September is National Prostate Cancer Awareness Month and all men should become informed of the most common cancer diagnosed in American men other than skin cancer. When men are educated on what they can do to lessen its occurrence, they become empowered to take charge of their health.
Here are key statistics from the American Cancer Society on prostate cancer for the year 2016:
• About 180,890 new cases will be diagnosed
• About 26,120 deaths will occur
• About 1 in 7 men will be diagnosed with it during their lifetime
• Mainly occurs in older men with the average age at the time of diagnosis around 66
• It is the second leading cause of cancer death in American men, only behind lung cancer
• It is a serious disease but most men do not die from it
What is the prostate
The prostate is a small gland about the size and shape of a walnut found in the male reproductive system. It lies just below the bladder in front of the rectum and is wrapped around the urethra, a tube carrying urine and semen through the penis out of the body. The prostate gland's job is to make prostatic fluid that is mixed with sperm from the testicles along with secretions from the seminal vesicles during ejaculation.
Causes of an enlarged prostate
They say if a man lives long enough he will eventually develop an enlarged prostate. As the gland of the prostate becomes bigger, it begins to press on the urethra causing urine and bladder issues. This condition is called benign prostatic hyperplasia (BPH) meaning it is not cancerous nor does it raise the risk of prostate cancer. The actual cause of an enlarged prostate is unknown but most likely is due to aging and changes in the cells of the testicles.
Symptoms of an enlarged prostate
Not all men experience symptoms of an enlarged prostate which is why it is important to have a regular prostate examination starting at age 40. If you have any symptoms of an enlarged prostate, it is important to have your doctor do a digital rectal exam and to do a blood test called a prostate-specific antigen (PSA) to screen for prostate cancer. Symptoms may include:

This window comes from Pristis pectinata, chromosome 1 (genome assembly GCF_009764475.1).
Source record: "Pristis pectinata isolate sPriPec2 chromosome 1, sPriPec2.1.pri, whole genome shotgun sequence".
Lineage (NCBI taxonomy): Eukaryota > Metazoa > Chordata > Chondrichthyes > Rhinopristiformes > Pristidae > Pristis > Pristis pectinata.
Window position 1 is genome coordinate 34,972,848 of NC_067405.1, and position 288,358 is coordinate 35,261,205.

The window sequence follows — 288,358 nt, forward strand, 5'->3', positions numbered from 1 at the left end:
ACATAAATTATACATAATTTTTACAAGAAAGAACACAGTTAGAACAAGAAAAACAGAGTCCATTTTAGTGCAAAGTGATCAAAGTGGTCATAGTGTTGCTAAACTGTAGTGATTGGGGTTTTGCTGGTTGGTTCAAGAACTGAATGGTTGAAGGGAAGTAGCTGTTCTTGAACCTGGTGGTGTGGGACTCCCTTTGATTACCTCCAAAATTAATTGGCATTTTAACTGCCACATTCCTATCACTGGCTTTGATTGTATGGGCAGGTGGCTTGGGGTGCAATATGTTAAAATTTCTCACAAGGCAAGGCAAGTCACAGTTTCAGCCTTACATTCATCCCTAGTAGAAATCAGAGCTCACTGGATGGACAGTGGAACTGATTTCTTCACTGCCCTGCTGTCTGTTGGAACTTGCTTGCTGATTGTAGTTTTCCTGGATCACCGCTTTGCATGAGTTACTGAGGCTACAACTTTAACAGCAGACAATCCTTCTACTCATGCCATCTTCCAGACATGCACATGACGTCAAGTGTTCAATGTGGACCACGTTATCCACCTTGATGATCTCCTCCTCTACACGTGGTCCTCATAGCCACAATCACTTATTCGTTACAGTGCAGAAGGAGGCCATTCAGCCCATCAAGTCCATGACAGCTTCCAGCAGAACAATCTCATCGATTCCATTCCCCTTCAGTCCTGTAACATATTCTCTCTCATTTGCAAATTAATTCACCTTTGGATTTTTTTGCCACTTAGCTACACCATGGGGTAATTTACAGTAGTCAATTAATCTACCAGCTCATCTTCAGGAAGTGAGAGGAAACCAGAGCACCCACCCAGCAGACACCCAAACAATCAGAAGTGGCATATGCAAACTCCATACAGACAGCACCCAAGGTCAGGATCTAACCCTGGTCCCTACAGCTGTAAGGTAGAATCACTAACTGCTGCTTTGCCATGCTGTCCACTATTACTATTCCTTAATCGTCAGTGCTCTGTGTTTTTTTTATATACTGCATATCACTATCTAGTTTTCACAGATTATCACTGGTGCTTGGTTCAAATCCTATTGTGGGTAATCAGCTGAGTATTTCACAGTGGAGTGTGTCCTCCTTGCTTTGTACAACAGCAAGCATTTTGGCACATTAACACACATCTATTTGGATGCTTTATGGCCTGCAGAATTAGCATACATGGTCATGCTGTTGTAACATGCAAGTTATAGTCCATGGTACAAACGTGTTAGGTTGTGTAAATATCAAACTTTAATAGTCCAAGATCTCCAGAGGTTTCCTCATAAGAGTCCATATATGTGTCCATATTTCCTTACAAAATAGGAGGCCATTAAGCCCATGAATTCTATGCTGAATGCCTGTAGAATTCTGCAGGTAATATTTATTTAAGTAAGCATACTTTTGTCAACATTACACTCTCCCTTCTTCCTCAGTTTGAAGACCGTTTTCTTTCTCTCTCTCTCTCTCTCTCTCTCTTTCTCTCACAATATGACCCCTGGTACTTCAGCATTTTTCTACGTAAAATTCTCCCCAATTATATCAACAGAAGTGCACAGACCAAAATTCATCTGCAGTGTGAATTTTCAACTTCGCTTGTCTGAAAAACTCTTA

• Needing to urinate two or more times during the night
• Dribbling at the end of urinating
• Inability to urinate
• Incomplete emptying of the bladder
• Pain with urination or bloody urine
• Slowed or delayed start of the urinary stream
• Strong and sudden urge to urinate
• Weak urine stream
Nutrition's role in helping to prevent prostate cancer
There are some things in a man's life he cannot control such as family history of prostate cancer or getting older. But one very important lifestyle factor that is within his control is diet. Choosing to eat a healthy diet may reduce the occurrence of prostate cancer and possibly help curtail the progression of prostate cancer. Much research has been done to study the effects of diet on the development of prostate cancer looking at specific nutrients. Two nutrients have gained attention as to their role in reducing the risk of prostate cancer. They are the mineral zinc and a phytochemical called lycopene.
1. Zinc - Zinc and the prostate gland have an interesting relationship - the highest concentrations of zinc are found in the soft tissue of the prostate along with high amounts of zinc found in prostatic fluid. In fact, zinc concentrations accumulate 10 to 15 times higher in the prostate than in any other body tissues. Concentrations of zinc are much lower in the tissues of a malignant or cancerous prostate (about 10-25%) than of what's found in a healthy nonmalignant prostate. High concentrations of zinc may be necessary for keeping the prostate healthy by acting as a powerful tumor suppression and may prevent cancer cell migration and invasion into other tissues.